Pepe Serna, an accomplished actor from cult classic movies like Scarface, American Me, and the not readily forgotten Caddyshack II returns with a dozen paintings paying tribute to the women in his life. At the UTSA’s Institute of Texan Cultures’ upstairs gallery, curator, Arturo Infante Almeida had arranged a small collection of 12 paintings by Serna that are hypothetically created to showcase an artistic appreciation for the women in his life – mother, wife, and other important female companions in a commemorative and colorful celebration. However, these drag queen-esque frontal profiles do not deliver such expected results.
How would you pay homage to your mother or wife--Bulging eyes, overemphasized noses, and post Botox lips? I would hope not, but Serna must think his attempts are artistic ends are justified by the feeble means. Having had no traditional art school training or lessons, Serna started painting during the filming of his first full length feature, Red Sky at Morning- captivated and inspired by his surroundings.
However with his profiled paintings that lack a deliberate exploration into the unique characteristics of people he loves, Serna paints what he thinks noses, lips, and eyes look like, not what they actually look like. Forget what you think you see, paint what you really see—Art School 101! His untrained eye lacks the sophistication that would make these paintings more appealing. The similar facial features of each artwork makes for a mix and match effect- switch the hair, make-up and background; a child version of paper dolls, swapping the clothes for different looks. His backgrounds of swirls and other large décor is simply filler, adding similar outsider aesthetics to try and engage the viewer in the overall composition, bright colors to be attention grabbers - think Teletubbies.
“La Mona Risa”, the title of Serna’s exhibition is a coy-ish and ad lib play off the revered Mona Lisa by Leonard da Vinci. While the real Mona Lisa has enticed art scholars and critics alike, making it one of the most written about artworks in the world, Serna’s portraits lack any kind of resemblance to the name stay of this curatorial endeavor. With stylized facial features, Mexican Folk Art traditions and Naïve Art sensibilities, Serna’s paintings lack a certain institutional credibility for the aspiring outsider art quality of his work.
Almeida’s inclusion of Serna in the Institute of Texan Cultures places him in a higher ranking that elevates the importance of his work, but I think there are a plethora of artists from Texas whose art is more significant in warranting a solo exhibition.
Serna combines Beehive bouffants- a reference to his mother who was a hairdresser; embroidered Mexican Huipil shirts- for the token Latin America reference and cross necklaces - Catholic iconology and the traditional Mexican family values mixed with autobiographical religious appreciation into hue-riffic and hideous headshots.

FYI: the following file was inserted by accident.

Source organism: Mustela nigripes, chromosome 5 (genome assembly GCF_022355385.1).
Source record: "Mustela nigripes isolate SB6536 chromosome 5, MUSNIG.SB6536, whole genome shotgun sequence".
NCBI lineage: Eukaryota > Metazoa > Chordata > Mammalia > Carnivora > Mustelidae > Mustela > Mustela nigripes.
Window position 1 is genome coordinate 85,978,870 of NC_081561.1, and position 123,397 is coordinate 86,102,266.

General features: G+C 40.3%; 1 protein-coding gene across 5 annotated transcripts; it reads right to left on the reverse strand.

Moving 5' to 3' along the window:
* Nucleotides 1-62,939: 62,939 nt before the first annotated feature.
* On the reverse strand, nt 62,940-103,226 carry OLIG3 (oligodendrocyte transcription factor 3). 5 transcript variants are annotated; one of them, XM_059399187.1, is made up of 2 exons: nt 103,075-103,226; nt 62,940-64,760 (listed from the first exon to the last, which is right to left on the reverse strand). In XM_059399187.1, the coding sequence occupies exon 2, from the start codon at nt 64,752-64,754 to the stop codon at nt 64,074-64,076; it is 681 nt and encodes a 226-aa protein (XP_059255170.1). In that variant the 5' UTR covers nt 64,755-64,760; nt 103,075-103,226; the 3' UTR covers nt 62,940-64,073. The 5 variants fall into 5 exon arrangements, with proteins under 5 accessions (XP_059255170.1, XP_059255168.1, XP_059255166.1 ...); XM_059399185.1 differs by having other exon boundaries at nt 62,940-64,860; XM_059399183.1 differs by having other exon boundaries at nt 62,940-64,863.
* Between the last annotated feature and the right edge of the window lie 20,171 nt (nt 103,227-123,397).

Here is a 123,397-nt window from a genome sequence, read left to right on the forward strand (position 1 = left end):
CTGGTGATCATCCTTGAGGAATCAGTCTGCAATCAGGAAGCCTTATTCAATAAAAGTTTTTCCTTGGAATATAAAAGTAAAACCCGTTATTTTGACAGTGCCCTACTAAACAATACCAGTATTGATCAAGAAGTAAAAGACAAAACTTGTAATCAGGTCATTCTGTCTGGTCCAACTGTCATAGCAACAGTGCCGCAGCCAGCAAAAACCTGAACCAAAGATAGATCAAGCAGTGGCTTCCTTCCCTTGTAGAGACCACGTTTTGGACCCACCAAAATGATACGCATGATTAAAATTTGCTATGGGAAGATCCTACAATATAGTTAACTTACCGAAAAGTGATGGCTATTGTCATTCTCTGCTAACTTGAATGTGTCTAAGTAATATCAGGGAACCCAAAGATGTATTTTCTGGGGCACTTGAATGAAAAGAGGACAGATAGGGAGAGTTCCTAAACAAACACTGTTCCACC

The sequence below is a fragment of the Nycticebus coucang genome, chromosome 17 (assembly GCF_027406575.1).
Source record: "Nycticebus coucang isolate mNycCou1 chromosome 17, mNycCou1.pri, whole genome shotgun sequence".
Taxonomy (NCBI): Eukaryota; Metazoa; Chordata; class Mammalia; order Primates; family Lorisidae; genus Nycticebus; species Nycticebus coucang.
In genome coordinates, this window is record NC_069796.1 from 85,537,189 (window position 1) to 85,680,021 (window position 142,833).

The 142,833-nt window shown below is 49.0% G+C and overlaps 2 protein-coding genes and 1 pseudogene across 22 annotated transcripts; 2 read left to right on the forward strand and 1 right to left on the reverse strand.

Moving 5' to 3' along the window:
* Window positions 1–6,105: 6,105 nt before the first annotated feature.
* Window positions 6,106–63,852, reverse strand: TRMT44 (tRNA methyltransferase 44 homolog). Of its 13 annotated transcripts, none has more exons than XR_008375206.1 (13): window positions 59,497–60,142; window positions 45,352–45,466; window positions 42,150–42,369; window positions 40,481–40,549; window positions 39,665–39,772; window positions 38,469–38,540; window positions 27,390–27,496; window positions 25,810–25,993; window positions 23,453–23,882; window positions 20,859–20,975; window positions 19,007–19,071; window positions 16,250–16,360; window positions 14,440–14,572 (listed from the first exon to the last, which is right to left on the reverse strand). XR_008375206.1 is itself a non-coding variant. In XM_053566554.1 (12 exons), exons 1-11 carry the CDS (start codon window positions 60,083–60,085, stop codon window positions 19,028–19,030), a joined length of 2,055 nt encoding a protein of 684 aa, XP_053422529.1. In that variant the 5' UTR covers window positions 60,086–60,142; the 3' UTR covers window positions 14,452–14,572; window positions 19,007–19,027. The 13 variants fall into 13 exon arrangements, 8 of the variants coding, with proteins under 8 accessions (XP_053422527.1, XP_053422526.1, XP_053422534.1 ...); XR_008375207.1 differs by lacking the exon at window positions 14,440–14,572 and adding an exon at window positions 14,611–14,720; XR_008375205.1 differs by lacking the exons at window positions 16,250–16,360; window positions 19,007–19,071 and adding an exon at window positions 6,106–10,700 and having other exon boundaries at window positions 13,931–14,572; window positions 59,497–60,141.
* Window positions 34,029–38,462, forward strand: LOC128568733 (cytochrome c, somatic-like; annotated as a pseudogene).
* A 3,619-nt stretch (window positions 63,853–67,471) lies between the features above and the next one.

Hung in no particular order, pieces with titles like “La Esperanza”, “La Guera”, and “Las Triplets” seem to mimic each other in their simplicity and almost comical exaggerations. In a Cher meets Liza Minnelli art explosion, Serna seems to have much to learn in how to swoon the opposite sex.
In La Esperanza, black and white circles contrast the rose and pink skinned women. Minus any color, the application of hair seems reminiscent of clouds in Tibetian Thangka paintings, but lacks any special complexity. Solid blue eyes with dots of black are without pupils making for childish renditions. Individual eyelashes are painted to replicate the designs of the hair and spit-curls. However, no attention for detail is paid to the ears, except for the cross jewelry. We can assume they are ears because of the location, but with two layers of lines that are supposed to allude to ear canals; I can believe in the non-affixed crosses so much more. And nose...Check. Yes there are two small half circles for nostrils amid a quick line drawing, giving more to the lackadaisical attempt of showcasing his muse. Lips that of course are red and complete with straight lines painted in a deeper shade- exaggerated lip lines, adding some sort of theatrical affection for the kiss; instead reverting to a baboon’s ass comical approach.
On the other hand the simple colors complement the Latin American embroidered shirt motif on the left and right breast and flower ornamentation on her head. None the less, all this adds up to a less than respective illustration of someone who has inspired the artist, creating a freakish clown in the process.
A ten minute artist interview accompanies the exhibition where Serna credits his wife, Diane as his lifelong muse- describing her as a “walking piece of art.” A seemingly curious metaphor would seem to promise flattering results, falling flat.
Pepe Serna’s “La Mona Risa” exhibition was the second to final installation of the Institute of Texan Cultures Texas Contemporary artists’ series. Pepe Serna is one of 12 artists chosen by Almeida to exemplify his curatorial vision “showcasing the talents of some of Texas’s premier artists”. He will be part of a group curatorial exhibition at the San Antonio Plaza Club, showcasing all 12 artists in the series.